Vol. 1 of the 1914 Delaware County History pgs. 285-288






Coffin's Grove Township lies to the west, on the Buchanan County line, and on the north of it is Richland Township. To the east is Delaware Township and the southern line is demarked by Prairie Township. Congressional town­ship 89, range 6, was separated from Delaware Township by the Commissioners' Court, February 7, 1855, and named Coffin's Grove, in honor of its first settler, Clement Coffin. The schoolhouse, one of the first to be built, was designated as the voting place for the first election. The land here is very fertile and some of the best farms in the state are noticed, monuments of the judgment of those who first selected the land, and evidences of thrift and splendid husbandry. Prairie Creek, sometimes called Coffin's Grove Creek, begins in slough lands in the eastern part of Buchanan County and flows eastward through the southern portion of Coffin's Grove Township, to join the Maquoketa above Manchester. In section 28, the channel of Prairie Creek is cut through a timbered, rocky hill. The drainage is excellent and conditions are equally so for stock-raising.


During the year 1840 immigration to the Delaware settlements began to increase and among those who sought homes in the groves and prairies of this county was Clement Coffin, who made his headquarters at Eads' Grove while he explored the country. He afterwards permanently located in a beautiful grove in the south central part of the township, which afterwards was given his name and he became one of the leading and influential citizens of the county. A friend, in speaking of him, passed this eulogium upon Judge Coffin: "He was a genuine and true man to his friends, of great fidelity to his trust, entirely free from anything like hypocrisy. He made up his mind with deliberation and then expressed his opinion whether his hearers were pleased or not and we always knew where to find him. He was a millwright and carpenter, a dairy­man and wagon-maker, and a successful, energetic farmer. Mrs. Coffin knew how to draw around her wilderness home the wise and the good. She raised her family well and fitted them for the highest and best social positions." Judge Coffin was largely instrumental in the organization of the county and always took a lively interest in its affairs. Among other offices held by him was that of probate judge, being the second person in the county elected to that position. The first frame barn raised in the county was built by Clement Coffin and Henry Baker in Coffin's Grove, in the summer of 1849. On the 4th of July of that year Judge Coffin had a "barn raising," at which the people from all parts of the county, from Delhi, Plum Creek, Colony, South Fork and other localities gathered. The barn was raised in the forenoon and settlers dined and supped at the Coffin home. Judge Coffin died July 28, 1867.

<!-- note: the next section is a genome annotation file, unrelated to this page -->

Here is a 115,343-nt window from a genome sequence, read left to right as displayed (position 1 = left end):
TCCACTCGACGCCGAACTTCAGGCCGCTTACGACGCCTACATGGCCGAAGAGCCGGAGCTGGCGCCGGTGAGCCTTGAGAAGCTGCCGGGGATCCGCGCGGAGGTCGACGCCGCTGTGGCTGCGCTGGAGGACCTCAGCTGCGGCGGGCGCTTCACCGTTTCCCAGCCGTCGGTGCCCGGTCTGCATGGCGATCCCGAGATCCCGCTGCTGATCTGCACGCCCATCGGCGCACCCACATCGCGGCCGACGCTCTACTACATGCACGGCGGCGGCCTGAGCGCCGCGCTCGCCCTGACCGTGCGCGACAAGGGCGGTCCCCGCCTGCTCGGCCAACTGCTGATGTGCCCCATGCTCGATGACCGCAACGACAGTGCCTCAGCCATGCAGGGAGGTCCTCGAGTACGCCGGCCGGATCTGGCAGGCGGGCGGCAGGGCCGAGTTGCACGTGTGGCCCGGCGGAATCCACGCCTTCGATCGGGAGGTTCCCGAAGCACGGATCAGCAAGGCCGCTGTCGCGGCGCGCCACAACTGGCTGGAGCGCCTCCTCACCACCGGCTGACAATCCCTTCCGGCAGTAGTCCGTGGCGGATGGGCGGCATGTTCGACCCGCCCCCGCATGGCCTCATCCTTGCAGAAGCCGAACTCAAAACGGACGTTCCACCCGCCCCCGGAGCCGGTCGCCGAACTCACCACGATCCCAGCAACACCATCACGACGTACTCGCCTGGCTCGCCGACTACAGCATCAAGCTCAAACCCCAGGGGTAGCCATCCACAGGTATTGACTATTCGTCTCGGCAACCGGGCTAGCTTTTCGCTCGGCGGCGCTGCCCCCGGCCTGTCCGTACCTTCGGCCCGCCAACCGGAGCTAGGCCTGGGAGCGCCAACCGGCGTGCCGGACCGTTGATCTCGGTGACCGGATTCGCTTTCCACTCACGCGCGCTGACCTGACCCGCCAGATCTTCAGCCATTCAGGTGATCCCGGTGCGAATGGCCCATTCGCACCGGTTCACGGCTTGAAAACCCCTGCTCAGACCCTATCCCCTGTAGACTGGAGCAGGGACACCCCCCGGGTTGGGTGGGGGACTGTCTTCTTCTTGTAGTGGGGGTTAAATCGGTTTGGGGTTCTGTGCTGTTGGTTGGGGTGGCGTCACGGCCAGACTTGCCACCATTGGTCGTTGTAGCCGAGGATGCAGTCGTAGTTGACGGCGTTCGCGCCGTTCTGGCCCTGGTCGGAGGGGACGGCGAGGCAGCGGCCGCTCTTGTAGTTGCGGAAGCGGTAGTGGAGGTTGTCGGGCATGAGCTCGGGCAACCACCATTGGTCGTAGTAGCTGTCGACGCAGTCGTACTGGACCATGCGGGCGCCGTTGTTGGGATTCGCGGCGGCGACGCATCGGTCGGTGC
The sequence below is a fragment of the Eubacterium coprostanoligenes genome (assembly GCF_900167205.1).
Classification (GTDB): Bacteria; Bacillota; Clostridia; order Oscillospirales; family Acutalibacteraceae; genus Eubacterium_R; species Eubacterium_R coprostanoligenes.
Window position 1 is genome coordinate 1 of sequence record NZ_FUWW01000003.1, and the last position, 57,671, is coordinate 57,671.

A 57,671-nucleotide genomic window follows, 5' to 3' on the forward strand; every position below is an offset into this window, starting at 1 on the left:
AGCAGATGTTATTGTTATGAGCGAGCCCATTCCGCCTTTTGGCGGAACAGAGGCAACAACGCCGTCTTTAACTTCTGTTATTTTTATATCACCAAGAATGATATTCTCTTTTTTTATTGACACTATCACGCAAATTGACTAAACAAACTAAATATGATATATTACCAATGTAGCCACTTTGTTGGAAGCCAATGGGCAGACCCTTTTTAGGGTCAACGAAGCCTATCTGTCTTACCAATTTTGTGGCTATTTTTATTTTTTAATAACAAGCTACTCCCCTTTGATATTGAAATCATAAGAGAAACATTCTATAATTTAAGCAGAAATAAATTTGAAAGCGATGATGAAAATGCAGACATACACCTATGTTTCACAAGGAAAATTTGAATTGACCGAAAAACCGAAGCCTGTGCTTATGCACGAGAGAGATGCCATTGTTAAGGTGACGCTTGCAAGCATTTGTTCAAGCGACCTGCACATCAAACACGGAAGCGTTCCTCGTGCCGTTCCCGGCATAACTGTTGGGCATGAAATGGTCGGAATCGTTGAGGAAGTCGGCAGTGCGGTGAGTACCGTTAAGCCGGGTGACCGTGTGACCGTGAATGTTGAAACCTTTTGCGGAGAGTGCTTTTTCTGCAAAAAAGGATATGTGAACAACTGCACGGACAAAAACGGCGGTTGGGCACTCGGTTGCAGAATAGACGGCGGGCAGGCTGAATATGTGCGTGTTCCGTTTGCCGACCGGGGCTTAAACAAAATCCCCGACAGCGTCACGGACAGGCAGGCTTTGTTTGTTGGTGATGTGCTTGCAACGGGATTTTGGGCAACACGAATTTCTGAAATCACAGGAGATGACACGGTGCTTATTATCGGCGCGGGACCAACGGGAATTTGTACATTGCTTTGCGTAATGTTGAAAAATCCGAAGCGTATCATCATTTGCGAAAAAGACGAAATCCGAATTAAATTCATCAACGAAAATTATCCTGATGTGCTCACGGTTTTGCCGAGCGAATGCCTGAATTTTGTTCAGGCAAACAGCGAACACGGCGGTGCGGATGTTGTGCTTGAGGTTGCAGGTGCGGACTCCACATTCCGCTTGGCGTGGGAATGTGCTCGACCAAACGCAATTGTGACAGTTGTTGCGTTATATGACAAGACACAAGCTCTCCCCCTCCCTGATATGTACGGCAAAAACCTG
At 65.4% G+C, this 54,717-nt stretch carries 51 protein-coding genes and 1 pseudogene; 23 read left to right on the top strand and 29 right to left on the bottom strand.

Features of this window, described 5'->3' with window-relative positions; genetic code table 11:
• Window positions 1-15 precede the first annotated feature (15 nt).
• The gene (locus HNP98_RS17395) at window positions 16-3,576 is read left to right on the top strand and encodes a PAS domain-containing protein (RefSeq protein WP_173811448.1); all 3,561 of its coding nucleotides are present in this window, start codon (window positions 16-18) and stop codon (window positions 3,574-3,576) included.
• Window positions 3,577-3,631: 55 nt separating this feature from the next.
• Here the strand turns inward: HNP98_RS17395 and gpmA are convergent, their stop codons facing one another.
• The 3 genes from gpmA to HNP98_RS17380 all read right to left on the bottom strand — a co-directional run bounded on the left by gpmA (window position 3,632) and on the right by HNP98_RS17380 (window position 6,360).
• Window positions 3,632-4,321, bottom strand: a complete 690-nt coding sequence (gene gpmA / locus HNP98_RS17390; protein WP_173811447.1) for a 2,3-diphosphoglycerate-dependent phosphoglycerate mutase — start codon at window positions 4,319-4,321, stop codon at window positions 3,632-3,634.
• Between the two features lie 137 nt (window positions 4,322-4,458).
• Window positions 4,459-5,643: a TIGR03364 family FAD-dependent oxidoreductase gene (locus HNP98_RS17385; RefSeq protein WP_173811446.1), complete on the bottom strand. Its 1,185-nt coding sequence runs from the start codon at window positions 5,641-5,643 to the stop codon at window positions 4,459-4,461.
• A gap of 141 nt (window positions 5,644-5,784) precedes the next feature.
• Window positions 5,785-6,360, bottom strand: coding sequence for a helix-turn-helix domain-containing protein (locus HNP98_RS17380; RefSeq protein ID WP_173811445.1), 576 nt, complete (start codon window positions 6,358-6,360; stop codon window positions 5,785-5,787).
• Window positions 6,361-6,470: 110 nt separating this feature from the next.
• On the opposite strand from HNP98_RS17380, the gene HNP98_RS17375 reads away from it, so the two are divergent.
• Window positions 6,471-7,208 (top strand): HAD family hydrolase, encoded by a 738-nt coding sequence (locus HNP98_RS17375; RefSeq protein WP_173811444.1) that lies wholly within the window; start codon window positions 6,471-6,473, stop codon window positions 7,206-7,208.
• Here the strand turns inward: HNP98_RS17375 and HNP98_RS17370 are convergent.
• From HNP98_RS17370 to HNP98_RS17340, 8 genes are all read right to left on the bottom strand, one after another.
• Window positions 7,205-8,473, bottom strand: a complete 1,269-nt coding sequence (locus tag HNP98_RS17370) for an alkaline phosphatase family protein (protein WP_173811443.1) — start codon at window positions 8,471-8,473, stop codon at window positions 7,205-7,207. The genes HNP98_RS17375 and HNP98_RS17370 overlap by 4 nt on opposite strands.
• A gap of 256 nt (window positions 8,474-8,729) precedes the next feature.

In 1841 quite a number of additions were made to the settlement in this county. Among those who came this year were Charles Osborn, Hiram Minkler, Henry Baker, Horace Tubbs and others.


Henry Baker, as has been stated, settled here in 1841, locating on section 22. At the time there were but four families in the township. His wife was Elizabeth W. Coffin, whom he married in 1840. She was a daughter of Judge Clement Coffin. The young couple arrived in the early part of June and pur­chased eighty acres of Government land in Coffin's Grove township, where they built a temporary log cabin 12 by 12 feet. There were at the time but two families besides themselves within the limits of the township. Deer, elk and bear were frequently seen. Mr. Baker killed quite a number of deer and one bear and for the first few years was seldom without venison for table use. The Winnebago Indians were stationed north of him and frequently passed through the neighborhood on hunting expeditions, camping within thirty or forty rods of his house for four or five days at a time. They always evinced a. friendly disposition and with the exception of begging food or some trifling trinket never molested him. In the fall of 1841 he erected a story and a hall-hewed log house 16 by 20 feet in dimensions, which he occupied for a number of years. In 1845 he purchased 200 acres of land and in like manner continued to purchase until he at one time owned over seven hundred acres. In 1856 he erected a handsome brick residence and a large frame barn a few years before that time.